subset.xts: Extract Subsets of xts Objects

[.xtsR Documentation

Extract Subsets of xts Objects


Details on efficient subsetting of xts objects for maximum performance and compatibility.


## S3 method for class 'xts'
x[i, j, drop = FALSE, which.i = FALSE, ...]



An xts object.


The rows to extract. Can be a numeric vector, time-based vector, or an ISO-8601 style range string (see details).


The columns to extract, either a numeric vector of column locations or a character vector of column names.


Should dimension be dropped, if possible? See notes section.


Logical value that determines whether a subset xts object is returned (the default), or the locations of the matching rows (when which.i = TRUE).


Additional arguments (currently unused).


One of the primary motivations and key points of differentiation of xts is the ability to subset rows by specifying ISO-8601 compatible range strings. This allows for natural range-based time queries without requiring prior knowledge of the underlying class used for the time index.

When i is a character string, it is processed as an ISO-8601 formatted datetime or time range using .parseISO8601(). A single datetime is parsed from left to to right, according to the following specification:


A time range can be specified by two datetimes separated by a forward slash or double-colon. For example:


The ISO8601 time range subsetting uses a custom binary search algorithm to efficiently find the beginning and end of the time range. i can also be a vector of ISO8601 time ranges, which enables subsetting by multiple non-contiguous time ranges in one subset call.

The above parsing, both for single datetimes and time ranges, will be done on each element when i is a character vector. This is very inefficient, especially for long vectors. In this case, it's recommened to use I(i) so the xts subset function can process the vector more efficiently. Another alternative is to convert i to POSIXct before passing it to the subset function. See the examples for an illustration of using I(i).

The xts index is stored as POSIXct internally, regardless of the value of its tclass attribute. So the fastest time-based subsetting is always when i is a POSIXct vector.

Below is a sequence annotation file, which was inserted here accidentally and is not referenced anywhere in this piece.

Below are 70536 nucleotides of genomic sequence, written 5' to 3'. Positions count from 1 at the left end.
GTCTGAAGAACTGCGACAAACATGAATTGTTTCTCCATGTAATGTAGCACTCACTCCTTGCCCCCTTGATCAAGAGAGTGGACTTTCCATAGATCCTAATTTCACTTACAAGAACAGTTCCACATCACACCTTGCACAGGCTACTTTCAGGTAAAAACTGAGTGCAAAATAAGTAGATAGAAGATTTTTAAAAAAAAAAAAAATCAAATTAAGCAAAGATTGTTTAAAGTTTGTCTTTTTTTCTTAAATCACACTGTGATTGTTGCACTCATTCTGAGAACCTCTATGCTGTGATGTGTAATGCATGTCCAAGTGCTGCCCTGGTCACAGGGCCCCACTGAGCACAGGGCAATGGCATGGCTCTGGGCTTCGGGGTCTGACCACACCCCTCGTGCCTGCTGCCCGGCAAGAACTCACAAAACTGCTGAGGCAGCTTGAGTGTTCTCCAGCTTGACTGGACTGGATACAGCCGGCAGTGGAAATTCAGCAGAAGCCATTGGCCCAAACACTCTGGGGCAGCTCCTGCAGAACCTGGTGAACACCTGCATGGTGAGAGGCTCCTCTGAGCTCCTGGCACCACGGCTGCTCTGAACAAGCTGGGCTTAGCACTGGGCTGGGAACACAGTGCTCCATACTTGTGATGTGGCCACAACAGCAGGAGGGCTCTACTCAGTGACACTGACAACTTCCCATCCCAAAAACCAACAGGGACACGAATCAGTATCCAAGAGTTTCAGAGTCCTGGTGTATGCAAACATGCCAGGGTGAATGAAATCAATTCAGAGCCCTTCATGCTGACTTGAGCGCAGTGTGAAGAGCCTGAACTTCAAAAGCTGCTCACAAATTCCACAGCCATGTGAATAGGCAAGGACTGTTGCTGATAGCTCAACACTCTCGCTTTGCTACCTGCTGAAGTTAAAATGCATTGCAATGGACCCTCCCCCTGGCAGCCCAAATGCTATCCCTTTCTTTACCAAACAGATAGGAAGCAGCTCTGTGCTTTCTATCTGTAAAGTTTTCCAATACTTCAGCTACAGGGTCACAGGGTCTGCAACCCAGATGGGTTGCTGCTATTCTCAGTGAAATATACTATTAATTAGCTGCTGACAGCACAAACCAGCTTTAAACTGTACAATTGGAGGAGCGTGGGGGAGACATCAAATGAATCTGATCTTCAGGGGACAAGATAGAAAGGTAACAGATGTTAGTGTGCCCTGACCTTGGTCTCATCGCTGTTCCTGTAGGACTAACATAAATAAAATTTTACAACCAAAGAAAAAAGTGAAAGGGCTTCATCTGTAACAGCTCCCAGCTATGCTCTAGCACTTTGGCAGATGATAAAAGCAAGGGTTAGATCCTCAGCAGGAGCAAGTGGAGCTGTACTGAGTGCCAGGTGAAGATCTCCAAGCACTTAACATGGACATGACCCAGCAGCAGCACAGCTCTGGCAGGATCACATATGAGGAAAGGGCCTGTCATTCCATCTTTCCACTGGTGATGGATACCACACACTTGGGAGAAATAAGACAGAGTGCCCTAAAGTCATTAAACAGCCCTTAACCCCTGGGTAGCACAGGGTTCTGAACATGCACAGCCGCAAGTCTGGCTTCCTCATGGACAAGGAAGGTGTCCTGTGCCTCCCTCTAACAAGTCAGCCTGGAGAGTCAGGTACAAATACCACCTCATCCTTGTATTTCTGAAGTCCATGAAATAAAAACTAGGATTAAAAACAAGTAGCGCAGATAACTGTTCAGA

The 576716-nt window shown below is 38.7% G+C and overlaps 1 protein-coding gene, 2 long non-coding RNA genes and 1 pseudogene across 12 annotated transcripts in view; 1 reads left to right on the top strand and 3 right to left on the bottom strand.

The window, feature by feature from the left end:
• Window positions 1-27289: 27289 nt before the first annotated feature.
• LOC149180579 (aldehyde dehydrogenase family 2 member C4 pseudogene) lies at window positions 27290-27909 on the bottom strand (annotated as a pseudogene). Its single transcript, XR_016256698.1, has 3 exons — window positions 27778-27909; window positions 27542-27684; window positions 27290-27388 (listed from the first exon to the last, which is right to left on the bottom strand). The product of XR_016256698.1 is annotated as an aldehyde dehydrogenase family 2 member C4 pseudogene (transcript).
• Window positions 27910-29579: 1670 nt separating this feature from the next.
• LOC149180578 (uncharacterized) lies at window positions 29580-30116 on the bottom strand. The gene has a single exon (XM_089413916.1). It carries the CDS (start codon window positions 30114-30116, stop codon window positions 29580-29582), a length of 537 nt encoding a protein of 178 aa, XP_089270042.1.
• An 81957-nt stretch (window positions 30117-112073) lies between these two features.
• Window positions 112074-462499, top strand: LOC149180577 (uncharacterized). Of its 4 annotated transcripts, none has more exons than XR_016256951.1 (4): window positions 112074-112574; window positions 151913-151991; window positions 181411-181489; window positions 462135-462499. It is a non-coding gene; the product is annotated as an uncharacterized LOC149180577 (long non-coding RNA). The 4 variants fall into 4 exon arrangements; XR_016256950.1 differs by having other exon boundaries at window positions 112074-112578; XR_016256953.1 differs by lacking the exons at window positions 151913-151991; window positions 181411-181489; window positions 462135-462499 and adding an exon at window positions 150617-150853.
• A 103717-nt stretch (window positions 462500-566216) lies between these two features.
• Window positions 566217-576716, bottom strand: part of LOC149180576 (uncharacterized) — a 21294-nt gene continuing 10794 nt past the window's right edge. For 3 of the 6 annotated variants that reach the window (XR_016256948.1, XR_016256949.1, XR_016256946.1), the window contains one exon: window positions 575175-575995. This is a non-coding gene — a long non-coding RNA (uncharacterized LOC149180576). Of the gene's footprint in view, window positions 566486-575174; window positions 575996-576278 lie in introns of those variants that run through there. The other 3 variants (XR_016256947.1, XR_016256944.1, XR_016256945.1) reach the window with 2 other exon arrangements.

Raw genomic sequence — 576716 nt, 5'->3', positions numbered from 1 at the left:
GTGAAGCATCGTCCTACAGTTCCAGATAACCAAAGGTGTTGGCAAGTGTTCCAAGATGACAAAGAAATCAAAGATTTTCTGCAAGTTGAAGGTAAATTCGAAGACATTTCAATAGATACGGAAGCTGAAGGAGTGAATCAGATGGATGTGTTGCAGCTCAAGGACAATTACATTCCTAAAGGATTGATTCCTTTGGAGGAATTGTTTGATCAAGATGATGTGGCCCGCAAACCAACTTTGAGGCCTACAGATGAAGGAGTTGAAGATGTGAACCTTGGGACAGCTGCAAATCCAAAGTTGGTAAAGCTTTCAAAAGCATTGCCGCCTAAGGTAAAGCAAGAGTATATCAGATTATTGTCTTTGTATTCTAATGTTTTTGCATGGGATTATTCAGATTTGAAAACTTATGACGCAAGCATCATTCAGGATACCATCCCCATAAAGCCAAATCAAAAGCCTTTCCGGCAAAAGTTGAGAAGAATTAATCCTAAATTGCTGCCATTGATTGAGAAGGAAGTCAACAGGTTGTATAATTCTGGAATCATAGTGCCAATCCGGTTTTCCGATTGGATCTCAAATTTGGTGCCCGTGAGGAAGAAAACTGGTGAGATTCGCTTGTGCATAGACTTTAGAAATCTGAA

An xts object containing the subset of x. When which.i = TRUE, the corresponding integer locations of the matching rows is returned.


By design, xts objects always have two dimensions. They cannot be vectors like zoo objects. Therefore drop = FALSE by default in order to preserve the xts object's dimensions. This is different from both matrix and zoo, which use drop = TRUE by default. Explicitly setting drop = TRUE may be needed when performing certain matrix operations.


Jeffrey A. Ryan


ISO 8601: Date elements and interchange formats - Information interchange - Representation of dates and time

See Also

xts(), .parseISO8601(), .index()


x <- xts(1:3, Sys.Date()+1:3)
xx <- cbind(x,x)

# drop = FALSE for xts, differs from zoo and matrix
z <- as.zoo(xx)

m <- as.matrix(xx)

# this will fail with non-conformable arrays (both retain dim)
  error = function(e) print("need to set drop = TRUE")

# correct way
xx/xx[,1,drop = TRUE]

# or less efficiently
# likewise

x <- xts(1:1000, as.Date("2000-01-01")+1:1000)
y <- xts(1:1000, as.POSIXct(format(as.Date("2000-01-01")+1:1000)))

x.subset <- index(x)[1:20]
x[x.subset] # by original index type
x[as.character(x.subset)] # by character string. Beware!
system.time(x[as.character(x.subset)]) # slow!
system.time(x[I(as.character(x.subset))]) # wrapped with I(), faster!

x['200001'] # January 2000
x['1999/2000'] # All of 2000 (note there is no need to use the exact start)
x['1999/200001'] # January 2000 

x['2000/200005'] # 2000-01 to 2000-05
x['2000/2000-04-01'] # through April 01, 2000
y['2000/2000-04-01'] # through April 01, 2000 (using POSIXct series)

### Time of day subsetting 

i <- 0:60000
focal_date <- as.numeric(as.POSIXct("2018-02-01", tz = "UTC"))
x <- .xts(i, c(focal_date + i * 15), tz = "UTC", dimnames = list(NULL, "value"))

# Select all observations between 9am and 15:59:59.99999:
w1 <- x["T09/T15"] # or x["T9/T15"]

# timestring is of the form

# Select all observations between 13:00:00 and 13:59:59.9999 in two ways:
y1 <- x["T13/T13"]

x[.indexhour(x) == 13]

# Select all observations between 9:30am and 30 seconds, and 4.10pm:

# It is possible to subset time of day overnight.
# e.g. This is useful for subsetting FX time series which trade 24 hours on week days

# Select all observations between 23:50 and 00:15 the following day, in the xts time zone
z <- x["T23:50/T00:14"]
z["2018-02-10 12:00/"] # check the last day

# Select all observations between 7pm and 8.30am the following day:
z2 <- x["T19:00/T08:29:59"]
head(z2); tail(z2)

xts documentation built on June 22, 2024, 9:56 a.m.